Texas City Explosion Library
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|March 26, 2010, 1:51 pm|
Five years ago today, at about 1:20 p.m., a series of explosions rocked the BP Texas City refinery during the restart of a hydrocarbon isomerization unit.
Fifteen workers were killed and 170 others were injured. Many of the victims were working in or around work trailers located near an atmospheric vent stack. The explosions occurred when a distillation tower flooded with hydrocarbons and was over- pressurized, causing a geyser-like release from the vent stack. The hydrocarbons found an ignition source and exploded.
I urge everyone in the oil refining industry to take a moment today and think about that tragic loss of life and the severity of so many injuries which continue to afflict workers five years later.
|March 24, 2010, 1:51 pm|
Originally posted by Loren Steffy - Houston Chronicle - March 22, 2010
The pipes still hang like old shoelaces around the perimeter of the site, melted from the heat and bent by the blast five years ago.
|March 24, 2010, 9:49 am|
Originally posted by Brett Clanton - Houston Chronicle - March 22, 2010
A deadly explosion at BP's Texas City refinery five years ago today did more than force the British oil giant to upgrade the plant, pay millions to settle lawsuits and shift its thinking about safety.
The tragic event “fundamentally changed BP,” said Keith Casey, BP's Texas City refinery manager.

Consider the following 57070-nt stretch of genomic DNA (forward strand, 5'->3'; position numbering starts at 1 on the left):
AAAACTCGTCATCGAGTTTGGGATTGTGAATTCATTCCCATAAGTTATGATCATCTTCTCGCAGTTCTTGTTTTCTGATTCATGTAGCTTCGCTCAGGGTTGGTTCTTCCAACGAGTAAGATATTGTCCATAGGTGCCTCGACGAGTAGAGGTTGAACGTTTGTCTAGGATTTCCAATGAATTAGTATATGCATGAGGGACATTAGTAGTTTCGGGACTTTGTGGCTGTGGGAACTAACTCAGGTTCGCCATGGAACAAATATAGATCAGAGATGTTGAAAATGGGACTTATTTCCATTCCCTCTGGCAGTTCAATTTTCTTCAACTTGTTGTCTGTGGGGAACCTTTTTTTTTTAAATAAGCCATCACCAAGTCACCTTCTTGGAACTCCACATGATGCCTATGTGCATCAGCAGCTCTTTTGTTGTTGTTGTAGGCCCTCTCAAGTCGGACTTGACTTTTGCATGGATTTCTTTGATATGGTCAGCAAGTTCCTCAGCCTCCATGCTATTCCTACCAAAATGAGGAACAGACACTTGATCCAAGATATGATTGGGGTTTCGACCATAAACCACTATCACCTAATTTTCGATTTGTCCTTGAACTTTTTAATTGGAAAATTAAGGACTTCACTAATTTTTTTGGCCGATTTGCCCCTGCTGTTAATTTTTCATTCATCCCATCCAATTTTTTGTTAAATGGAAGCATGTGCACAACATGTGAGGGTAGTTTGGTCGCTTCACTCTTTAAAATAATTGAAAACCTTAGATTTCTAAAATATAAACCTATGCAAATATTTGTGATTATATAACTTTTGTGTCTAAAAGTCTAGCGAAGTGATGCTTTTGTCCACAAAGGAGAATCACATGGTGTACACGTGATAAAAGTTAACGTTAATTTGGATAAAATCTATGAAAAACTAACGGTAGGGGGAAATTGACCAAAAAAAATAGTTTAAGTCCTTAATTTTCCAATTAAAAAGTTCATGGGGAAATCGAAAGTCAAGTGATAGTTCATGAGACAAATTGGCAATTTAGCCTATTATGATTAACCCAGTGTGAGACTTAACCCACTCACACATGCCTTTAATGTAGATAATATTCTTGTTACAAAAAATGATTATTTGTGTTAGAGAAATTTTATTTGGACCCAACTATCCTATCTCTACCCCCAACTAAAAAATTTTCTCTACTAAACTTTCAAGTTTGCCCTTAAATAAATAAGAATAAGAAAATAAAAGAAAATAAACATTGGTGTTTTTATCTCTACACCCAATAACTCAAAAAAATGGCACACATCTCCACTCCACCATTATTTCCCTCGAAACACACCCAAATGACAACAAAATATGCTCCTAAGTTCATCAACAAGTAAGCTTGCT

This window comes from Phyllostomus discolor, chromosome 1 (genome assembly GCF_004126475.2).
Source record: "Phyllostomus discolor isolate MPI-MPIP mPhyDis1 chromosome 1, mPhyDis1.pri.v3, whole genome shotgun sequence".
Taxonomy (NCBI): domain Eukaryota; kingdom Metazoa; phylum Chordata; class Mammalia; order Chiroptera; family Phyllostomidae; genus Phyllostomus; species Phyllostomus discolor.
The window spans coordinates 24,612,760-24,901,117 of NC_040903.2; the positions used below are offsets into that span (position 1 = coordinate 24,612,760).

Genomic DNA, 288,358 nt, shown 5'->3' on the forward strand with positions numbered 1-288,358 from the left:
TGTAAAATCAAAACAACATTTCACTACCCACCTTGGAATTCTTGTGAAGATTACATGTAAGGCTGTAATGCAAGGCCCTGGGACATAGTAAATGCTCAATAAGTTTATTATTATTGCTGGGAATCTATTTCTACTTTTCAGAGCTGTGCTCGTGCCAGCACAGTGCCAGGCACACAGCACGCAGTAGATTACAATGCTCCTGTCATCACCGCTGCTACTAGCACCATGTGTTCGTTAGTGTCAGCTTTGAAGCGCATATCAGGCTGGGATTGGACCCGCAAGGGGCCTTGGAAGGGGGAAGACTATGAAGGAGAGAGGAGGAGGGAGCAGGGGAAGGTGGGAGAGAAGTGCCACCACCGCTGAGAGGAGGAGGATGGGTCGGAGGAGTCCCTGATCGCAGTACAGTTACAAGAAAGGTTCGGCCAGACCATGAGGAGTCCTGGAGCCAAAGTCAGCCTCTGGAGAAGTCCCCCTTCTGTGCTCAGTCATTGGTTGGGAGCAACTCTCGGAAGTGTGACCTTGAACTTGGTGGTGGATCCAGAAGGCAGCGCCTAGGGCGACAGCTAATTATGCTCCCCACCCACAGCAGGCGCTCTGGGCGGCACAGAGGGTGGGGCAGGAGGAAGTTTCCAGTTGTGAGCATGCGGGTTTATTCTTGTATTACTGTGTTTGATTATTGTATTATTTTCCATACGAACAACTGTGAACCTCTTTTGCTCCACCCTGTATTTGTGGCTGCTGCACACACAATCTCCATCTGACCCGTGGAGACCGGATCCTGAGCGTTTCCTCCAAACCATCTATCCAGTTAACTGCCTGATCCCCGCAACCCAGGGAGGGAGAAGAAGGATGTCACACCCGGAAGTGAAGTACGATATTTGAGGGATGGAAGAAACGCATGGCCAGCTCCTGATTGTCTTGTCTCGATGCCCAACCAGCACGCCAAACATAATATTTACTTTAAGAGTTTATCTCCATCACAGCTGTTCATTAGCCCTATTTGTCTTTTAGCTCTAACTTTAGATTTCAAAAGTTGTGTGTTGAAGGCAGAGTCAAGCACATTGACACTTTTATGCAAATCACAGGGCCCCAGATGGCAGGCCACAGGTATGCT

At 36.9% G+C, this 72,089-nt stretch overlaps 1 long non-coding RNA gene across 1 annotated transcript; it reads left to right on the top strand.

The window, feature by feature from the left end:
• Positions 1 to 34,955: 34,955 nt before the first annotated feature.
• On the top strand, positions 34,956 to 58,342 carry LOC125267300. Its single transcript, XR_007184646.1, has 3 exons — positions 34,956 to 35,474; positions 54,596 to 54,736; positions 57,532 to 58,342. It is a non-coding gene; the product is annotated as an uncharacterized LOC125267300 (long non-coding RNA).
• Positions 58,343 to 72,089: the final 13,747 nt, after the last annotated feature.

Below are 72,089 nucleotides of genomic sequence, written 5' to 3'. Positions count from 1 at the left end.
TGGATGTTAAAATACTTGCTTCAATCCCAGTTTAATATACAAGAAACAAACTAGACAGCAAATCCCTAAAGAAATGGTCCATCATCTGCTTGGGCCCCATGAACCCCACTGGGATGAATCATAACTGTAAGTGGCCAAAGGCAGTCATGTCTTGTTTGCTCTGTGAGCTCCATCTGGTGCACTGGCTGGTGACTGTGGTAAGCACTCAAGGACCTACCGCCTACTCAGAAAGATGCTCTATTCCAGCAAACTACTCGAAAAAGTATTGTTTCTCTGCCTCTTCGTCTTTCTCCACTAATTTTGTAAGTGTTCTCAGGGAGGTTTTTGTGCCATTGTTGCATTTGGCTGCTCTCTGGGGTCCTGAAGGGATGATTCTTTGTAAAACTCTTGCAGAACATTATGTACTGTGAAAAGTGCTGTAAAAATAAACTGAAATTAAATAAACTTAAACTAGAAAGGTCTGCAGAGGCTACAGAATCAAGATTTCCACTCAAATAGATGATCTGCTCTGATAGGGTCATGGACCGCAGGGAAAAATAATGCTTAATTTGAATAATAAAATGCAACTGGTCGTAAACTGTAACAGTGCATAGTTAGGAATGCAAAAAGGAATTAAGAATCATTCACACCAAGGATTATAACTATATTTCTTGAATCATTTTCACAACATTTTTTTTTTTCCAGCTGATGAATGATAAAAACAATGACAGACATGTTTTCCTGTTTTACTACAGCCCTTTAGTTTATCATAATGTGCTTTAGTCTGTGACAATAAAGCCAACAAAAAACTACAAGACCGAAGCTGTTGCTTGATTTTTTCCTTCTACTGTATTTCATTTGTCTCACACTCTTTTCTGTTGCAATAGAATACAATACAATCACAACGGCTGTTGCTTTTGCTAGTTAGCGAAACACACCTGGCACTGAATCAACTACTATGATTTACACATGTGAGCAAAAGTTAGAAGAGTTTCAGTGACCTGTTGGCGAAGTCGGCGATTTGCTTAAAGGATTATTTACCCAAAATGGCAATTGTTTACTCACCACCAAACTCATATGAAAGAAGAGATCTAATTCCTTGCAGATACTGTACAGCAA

But there are questions about whether a new wave of cost-cutting by BP and other oil refiners, struggling amid the worst conditions for the business in decades, could push corporate survival to the forefront and relegate safety to a back burner.
“Right now, it's sort of an unknown,” said Joe Howicz, a retired safety trainer with the U.S. Occupational Health and Safety Administration who worked on refinery safety programs at the agency after the BP blast. “How is it going to affect safety if they go through another cycle of closing refineries and reducing capacity and downsizing staff and money for operations?”
|March 24, 2010, 9:47 am|
Five years of sadness and anger were evident as David Senko read the names of the 11 contract workers he supervised at BP’s Texas City refinery. Each was among the 15 people killed on March 23, 2005, when a series of explosions ripped through the refinery.
“I could not live with myself if I turned my back on these guys,” Senko, the former construction manager for BP contractor J.E. Merit, said during a commemoration event of the fatal blasts on Tuesday. “I love them and I see their faces every day.
“They were all great people hurt by people, killed by people (at BP).”
While the commemoration event in a law office in Houston was supposed to focus primarily on what progress had been made since the blasts shook the nation’s third-largest oil refinery five years ago, Senko’s statements were evidence that the frustration remains that BP’s top executives never were held personally accountable for what happened.
|March 24, 2010, 9:46 am|
Originally posted by Monica Hatcher - Houston Chronicle - March 23, 2010
It's been five years since Eva Rowe's parents, James and Linda Rowe, and 13 others were killed in the explosion at BP's Texas City refinery.
After a ceremony and conference Tuesday marking the anniversary of the disaster, Rowe said she no longer thinks daily about the tragedy that took her parents' lives and that a large part of the pain had faded, though she quietly wept during parts of the event.